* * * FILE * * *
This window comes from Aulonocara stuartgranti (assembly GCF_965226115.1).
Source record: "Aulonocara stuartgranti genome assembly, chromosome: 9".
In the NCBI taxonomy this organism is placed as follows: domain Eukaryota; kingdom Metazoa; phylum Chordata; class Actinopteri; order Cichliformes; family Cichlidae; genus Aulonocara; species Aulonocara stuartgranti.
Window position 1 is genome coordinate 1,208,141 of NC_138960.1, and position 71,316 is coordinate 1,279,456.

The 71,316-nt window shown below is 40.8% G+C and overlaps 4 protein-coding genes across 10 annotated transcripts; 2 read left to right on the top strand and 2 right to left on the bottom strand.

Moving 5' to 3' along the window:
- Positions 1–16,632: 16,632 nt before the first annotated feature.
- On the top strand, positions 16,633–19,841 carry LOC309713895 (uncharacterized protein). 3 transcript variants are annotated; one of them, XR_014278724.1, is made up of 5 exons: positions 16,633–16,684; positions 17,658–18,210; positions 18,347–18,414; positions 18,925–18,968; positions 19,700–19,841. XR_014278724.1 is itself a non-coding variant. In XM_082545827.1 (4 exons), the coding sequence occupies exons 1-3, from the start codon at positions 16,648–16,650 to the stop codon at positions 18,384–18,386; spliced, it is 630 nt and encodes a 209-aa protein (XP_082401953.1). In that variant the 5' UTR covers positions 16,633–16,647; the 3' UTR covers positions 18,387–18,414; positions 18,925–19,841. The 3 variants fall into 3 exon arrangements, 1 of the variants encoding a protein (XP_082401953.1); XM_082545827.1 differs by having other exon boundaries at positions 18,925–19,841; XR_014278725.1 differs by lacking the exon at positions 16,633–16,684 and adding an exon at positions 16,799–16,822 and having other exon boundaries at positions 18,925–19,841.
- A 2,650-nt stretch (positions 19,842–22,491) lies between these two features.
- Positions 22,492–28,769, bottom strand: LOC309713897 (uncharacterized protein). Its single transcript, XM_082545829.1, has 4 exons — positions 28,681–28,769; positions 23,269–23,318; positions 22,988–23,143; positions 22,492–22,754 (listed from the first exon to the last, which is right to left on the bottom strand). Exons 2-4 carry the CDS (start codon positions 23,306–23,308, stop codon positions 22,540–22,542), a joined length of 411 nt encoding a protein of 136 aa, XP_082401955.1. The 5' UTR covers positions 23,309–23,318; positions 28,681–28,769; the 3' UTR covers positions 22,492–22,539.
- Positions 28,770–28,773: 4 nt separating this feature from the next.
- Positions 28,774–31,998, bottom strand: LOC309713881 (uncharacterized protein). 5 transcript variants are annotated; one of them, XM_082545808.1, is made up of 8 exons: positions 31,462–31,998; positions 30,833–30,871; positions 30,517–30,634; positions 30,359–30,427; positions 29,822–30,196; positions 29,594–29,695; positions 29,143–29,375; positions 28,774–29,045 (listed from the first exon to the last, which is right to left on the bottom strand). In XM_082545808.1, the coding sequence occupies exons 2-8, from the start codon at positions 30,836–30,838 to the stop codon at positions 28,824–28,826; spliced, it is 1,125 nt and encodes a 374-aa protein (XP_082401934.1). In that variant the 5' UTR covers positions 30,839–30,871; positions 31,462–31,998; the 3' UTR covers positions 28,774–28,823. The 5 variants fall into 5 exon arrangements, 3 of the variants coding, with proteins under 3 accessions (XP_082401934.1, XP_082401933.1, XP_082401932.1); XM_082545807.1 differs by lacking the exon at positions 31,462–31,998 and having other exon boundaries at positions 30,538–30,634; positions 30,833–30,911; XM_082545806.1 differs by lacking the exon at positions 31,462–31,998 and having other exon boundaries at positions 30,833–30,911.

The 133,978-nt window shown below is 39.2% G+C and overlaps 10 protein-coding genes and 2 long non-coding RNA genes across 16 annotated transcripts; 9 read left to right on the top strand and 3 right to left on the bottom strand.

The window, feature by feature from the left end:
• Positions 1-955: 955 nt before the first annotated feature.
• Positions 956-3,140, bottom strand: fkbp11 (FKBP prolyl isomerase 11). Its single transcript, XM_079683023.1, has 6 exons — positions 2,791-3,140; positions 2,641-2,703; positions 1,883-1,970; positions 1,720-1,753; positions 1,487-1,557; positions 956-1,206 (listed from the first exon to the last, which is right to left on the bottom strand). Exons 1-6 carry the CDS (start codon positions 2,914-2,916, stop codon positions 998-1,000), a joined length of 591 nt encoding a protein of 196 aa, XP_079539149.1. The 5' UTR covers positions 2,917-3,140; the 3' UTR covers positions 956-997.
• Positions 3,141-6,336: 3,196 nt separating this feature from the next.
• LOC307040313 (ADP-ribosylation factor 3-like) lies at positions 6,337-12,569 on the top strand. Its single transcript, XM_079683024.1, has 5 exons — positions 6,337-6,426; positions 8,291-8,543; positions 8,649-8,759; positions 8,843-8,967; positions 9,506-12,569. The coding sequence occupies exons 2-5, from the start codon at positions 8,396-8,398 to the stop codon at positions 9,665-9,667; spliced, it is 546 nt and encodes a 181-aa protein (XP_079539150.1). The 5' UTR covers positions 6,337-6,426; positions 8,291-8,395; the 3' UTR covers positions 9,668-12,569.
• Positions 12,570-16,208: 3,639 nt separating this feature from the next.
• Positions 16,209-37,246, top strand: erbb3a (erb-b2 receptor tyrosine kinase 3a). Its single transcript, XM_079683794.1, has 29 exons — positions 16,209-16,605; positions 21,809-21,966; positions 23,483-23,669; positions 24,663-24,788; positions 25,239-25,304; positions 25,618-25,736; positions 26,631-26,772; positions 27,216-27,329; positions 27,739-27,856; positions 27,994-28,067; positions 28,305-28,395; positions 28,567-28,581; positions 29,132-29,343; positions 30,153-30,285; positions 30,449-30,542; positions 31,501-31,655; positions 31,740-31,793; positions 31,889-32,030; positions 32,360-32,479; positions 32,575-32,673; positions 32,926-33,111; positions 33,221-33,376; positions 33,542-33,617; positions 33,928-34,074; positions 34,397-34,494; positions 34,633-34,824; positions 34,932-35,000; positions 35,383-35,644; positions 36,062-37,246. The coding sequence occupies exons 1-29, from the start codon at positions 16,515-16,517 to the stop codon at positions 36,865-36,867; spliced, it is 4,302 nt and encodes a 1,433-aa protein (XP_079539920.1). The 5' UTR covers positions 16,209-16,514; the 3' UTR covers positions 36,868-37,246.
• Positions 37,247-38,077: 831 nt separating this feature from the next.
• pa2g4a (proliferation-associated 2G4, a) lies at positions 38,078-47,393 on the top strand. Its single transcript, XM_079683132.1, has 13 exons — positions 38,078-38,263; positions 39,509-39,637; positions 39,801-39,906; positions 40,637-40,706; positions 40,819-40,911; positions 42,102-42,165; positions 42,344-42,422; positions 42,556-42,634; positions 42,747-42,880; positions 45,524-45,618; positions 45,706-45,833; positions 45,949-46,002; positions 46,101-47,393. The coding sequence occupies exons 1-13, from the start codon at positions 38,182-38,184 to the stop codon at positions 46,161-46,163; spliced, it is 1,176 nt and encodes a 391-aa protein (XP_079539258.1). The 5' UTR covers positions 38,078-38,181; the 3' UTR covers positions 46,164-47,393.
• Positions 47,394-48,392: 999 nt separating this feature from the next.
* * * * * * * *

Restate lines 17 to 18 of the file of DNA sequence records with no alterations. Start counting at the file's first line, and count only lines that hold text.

• Positions 3,141-6,336: 3,196 nt separating this feature from the next.
• LOC307040313 (ADP-ribosylation factor 3-like) lies at positions 6,337-12,569 on the top strand. Its single transcript, XM_079683024.1, has 5 exons — positions 6,337-6,426; positions 8,291-8,543; positions 8,649-8,759; positions 8,843-8,967; positions 9,506-12,569. The coding sequence occupies exons 2-5, from the start codon at positions 8,396-8,398 to the stop codon at positions 9,665-9,667; spliced, it is 546 nt and encodes a 181-aa protein (XP_079539150.1). The 5' UTR covers positions 6,337-6,426; positions 8,291-8,395; the 3' UTR covers positions 9,668-12,569.